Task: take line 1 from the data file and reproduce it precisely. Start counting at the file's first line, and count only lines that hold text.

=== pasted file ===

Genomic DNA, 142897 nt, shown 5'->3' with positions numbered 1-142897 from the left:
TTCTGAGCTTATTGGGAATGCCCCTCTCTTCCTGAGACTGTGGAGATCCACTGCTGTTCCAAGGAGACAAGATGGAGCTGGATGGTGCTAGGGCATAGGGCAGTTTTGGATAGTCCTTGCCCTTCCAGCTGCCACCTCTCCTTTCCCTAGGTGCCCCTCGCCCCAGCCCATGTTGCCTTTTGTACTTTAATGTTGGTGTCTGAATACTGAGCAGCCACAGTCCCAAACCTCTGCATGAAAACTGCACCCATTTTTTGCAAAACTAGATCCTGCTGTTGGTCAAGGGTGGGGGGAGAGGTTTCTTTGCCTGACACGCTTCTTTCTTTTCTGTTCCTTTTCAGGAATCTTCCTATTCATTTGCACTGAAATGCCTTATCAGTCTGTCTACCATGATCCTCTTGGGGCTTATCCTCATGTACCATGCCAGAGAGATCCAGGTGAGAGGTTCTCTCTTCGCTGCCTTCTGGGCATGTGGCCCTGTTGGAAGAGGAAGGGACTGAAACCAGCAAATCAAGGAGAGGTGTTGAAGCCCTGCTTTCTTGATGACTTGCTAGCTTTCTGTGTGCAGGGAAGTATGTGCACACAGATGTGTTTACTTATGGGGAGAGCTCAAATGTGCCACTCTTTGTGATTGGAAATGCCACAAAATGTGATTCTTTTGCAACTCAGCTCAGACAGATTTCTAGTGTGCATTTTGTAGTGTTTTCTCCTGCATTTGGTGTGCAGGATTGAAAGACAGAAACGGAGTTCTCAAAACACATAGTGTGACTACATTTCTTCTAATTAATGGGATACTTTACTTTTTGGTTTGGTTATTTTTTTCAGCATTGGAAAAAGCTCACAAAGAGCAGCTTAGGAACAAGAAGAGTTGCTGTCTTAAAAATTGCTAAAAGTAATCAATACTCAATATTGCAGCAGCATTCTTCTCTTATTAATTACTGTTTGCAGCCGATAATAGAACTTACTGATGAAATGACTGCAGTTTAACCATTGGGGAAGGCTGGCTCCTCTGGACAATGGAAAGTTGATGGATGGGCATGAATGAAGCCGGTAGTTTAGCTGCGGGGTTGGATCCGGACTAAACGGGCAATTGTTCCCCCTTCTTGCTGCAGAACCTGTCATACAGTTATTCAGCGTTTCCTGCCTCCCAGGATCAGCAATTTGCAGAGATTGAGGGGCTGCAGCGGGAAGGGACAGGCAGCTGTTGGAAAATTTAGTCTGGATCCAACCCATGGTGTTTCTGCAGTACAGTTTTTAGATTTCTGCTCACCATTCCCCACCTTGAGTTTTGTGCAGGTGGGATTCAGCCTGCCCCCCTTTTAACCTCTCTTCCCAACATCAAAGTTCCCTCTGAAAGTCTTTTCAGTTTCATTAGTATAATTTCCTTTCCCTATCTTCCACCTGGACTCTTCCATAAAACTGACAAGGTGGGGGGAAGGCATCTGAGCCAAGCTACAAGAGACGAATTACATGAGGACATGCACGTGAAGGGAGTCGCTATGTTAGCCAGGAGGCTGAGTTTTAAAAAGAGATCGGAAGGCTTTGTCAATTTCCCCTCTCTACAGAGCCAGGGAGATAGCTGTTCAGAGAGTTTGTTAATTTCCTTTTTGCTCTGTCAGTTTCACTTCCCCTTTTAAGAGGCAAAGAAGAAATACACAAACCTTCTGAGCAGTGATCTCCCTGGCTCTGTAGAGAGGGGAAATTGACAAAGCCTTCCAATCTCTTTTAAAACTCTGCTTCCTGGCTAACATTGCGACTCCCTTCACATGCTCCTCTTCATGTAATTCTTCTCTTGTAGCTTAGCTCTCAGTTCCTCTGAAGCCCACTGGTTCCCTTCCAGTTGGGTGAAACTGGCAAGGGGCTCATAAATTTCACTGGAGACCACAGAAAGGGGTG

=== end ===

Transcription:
Genomic DNA, 142897 nt, shown 5'->3' with positions numbered 1-142897 from the left: